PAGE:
LEONICKA: Right. I need to think about it. Again, it comes back to not being willing to admit there's a problem. Not being willing to admit we're part of the problem.

EVAN: A lot of the Canadian industry is set up in realization that, hey, there's this unfair system. That we can't exactly compete on the same level as the Americans or the U.K. But within the Canadian system, we're not like, oh, that same imbalance or unfairness also exists among a certain population.

LEONICKA: I have a lot of hope because, unlike laws and things like that, – unlike with other types of injustice – the publishing industry is set on a set of best practices and rules that we maintain. It's not like it's set in stone anywhere. It changes quite rapidly when we need it to. Some things are very slow, but when ebooks came in, we quickly found ways to come up with new rules. When we, as an industry, decide this is not fair, that we don't want to work like this anymore, we want to pay our interns, then quickly we will find ways to do so. It is a system, but it's a system that we can change, because it's not a law. It's not like we'll have to appeal to the Supreme Court of Canadian publishing to change things. It's just saying, 'Hey, let's not do that anymore.' Then it's done. So, I think we can come a long way quickly, if we decide to.

EVAN: What's the most common excuse you hear about the lack of diversity in CanLit? And how do you usually debunk or counter that?

LEONICKA: I usually hear that it's not a problem. I mean, not hear, but rather get the sense that people believe it's not a problem. You'll say, 'We have a diversity problem,' and then they'll provide examples, 'Well, here's this book, and this book.' That's great. However, you can't point to, say, twenty books out of a thousand and say it's not a problem. You can't point to five great authors out of a hundred and say it's not a problem. And I think that's where the numbers come in. Last year, I looked at the TD Children's Book Awards, the Scotiabank Giller Prize, and the Rogers Writers' Trust Prize, and just looked at the percentages of who won in the past ten years. And that was eye-opening, because lots of people are nominated, but who wins? And it matters who wins because as an industry, we give quite a bit of money for our Canadian prizes. And they sell a lot of books. And for a writer, that money is something. It means, maybe I don't have to take on a second job. I don't have to teach this year. So, it's important to look at that. And who is nominated more than once. It was important to see, yes, maybe fifteen people of colour were nominated, but only six of those were unique.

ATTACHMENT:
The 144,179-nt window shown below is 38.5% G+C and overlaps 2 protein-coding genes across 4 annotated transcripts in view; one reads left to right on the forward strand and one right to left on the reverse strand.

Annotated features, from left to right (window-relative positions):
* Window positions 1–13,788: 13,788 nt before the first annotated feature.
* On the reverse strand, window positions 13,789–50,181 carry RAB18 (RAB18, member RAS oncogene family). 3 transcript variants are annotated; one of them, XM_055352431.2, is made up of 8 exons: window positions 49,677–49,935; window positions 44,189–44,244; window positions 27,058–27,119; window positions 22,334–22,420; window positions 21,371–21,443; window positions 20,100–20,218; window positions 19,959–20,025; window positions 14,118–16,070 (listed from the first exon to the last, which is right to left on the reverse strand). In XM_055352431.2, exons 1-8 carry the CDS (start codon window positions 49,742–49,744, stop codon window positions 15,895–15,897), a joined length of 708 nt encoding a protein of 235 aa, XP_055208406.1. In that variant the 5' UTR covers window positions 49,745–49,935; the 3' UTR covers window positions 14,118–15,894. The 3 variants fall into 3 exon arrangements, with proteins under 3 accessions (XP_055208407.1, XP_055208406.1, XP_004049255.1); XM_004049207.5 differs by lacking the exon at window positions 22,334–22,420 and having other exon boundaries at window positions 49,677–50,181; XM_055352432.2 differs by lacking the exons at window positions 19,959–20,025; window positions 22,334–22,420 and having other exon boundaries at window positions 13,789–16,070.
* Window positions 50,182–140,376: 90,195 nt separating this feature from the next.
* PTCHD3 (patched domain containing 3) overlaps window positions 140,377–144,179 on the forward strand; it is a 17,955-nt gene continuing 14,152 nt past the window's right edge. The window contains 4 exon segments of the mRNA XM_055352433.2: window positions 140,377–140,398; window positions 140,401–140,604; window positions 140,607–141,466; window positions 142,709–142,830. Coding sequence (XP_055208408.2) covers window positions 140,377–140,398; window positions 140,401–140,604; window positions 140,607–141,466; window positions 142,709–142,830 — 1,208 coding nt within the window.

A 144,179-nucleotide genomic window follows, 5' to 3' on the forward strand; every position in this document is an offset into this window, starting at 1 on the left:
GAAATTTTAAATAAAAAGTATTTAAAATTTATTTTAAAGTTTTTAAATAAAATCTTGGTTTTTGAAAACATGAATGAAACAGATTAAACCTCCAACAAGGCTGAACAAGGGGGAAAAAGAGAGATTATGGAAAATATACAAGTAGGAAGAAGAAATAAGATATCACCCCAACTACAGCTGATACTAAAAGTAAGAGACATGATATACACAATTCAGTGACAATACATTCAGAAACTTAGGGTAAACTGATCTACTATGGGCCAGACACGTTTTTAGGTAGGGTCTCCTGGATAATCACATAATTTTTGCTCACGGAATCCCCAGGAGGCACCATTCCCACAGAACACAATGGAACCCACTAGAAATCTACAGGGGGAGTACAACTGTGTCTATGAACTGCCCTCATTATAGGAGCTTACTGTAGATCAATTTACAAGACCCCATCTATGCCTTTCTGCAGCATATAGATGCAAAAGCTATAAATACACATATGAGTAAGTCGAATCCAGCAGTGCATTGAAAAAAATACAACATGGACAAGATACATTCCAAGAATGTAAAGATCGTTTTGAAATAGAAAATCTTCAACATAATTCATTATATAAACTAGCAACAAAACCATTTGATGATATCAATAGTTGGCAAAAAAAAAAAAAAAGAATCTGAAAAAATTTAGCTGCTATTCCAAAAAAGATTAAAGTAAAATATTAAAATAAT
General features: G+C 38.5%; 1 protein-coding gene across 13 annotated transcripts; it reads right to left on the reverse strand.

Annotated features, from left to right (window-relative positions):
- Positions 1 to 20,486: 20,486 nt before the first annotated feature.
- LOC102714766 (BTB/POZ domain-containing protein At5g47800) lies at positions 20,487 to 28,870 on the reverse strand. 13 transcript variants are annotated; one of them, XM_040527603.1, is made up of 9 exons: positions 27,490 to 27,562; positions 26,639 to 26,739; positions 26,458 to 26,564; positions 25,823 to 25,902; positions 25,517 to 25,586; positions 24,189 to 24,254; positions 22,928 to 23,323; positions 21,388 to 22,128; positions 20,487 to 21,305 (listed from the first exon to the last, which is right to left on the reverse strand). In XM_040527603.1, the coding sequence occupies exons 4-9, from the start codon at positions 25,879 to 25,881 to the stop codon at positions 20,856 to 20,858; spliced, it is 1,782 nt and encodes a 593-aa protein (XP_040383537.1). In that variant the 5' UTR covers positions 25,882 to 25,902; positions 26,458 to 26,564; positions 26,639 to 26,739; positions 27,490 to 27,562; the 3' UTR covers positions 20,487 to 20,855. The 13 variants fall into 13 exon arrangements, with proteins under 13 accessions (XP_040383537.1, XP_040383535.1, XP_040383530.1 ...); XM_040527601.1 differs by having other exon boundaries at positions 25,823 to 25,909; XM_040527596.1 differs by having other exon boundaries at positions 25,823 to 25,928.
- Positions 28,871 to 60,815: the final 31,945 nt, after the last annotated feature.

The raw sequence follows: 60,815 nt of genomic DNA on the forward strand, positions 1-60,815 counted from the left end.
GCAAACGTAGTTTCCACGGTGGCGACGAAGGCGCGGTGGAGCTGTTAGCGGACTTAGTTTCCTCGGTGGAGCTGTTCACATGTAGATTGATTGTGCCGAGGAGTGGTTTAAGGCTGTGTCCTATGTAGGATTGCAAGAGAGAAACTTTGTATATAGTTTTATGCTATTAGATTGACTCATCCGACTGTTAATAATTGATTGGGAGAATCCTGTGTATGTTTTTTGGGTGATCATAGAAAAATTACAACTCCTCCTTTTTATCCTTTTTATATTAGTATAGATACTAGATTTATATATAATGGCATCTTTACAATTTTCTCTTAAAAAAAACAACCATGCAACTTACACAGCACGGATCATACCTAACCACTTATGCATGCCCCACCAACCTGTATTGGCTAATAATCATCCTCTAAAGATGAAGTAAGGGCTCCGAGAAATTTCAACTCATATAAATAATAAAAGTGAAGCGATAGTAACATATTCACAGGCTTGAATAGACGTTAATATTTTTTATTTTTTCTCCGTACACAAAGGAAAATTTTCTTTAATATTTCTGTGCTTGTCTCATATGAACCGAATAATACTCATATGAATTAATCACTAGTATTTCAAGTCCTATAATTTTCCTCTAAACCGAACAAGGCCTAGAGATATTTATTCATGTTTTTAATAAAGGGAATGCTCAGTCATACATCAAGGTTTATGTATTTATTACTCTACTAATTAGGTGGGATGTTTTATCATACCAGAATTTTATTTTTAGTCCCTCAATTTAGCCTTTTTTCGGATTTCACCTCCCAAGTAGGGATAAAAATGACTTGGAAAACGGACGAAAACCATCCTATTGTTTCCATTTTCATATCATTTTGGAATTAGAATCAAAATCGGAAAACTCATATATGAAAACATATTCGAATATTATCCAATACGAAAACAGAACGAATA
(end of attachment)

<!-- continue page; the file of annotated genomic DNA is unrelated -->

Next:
EVAN: Like, it was Austin Clarke three times.

LEONICKA: Right. Joseph Boyden for everything. He's fantastic, yes. But if he's the only one, then that's an issue. Really, I think the biggest excuse is, 'We don't have a problem.'

EVAN: But if you point at the numbers, you can say, 'No, we do.'

LEONICKA: And that's why the data's important, which is why I love, love, love what CWILA's doing and I think that more things like that need to be done. Because then the numbers are there. Many publications were like, 'We're not sexist.' And, no, I'm sure you're not sexist, and I'm sure you're not doing it on purpose, buy here are the numbers. So what are you doing to do now?

EVAN: What publishers or organizations do you think are doing a good job in keeping an eye on that? Being aware of that and consciously doing something to encourage more diversity – either publishers or just organizations?

LEONICKA: I don't want to point at specific publishers because then if I don't say someone, it sounds like they're doing a bad job. And I think everyone could be doing better. I don't think there's a single Canadian publisher that has not published a diverse list. If they all did their counts, none of them would be at zero. But there's room for improvement everywhere. I think there's a lot of room for improvement at publishing school levels. I do remember when I walked into a classroom at Centennial. I counted. Like, 'There's seven people who aren't white. Great. Fantastic. Is this indicative of the industry? What am I getting into?' And then, also, our festivals. How are those marketed. If you go to enough events, you start to see the same people. Which is not bad because it tells you they want to be there. But maybe there's a whole group of people that didn't know this event was happening. Maybe there's a whole group you're not reaching out to. If you only put events in Quill & Quire, for example …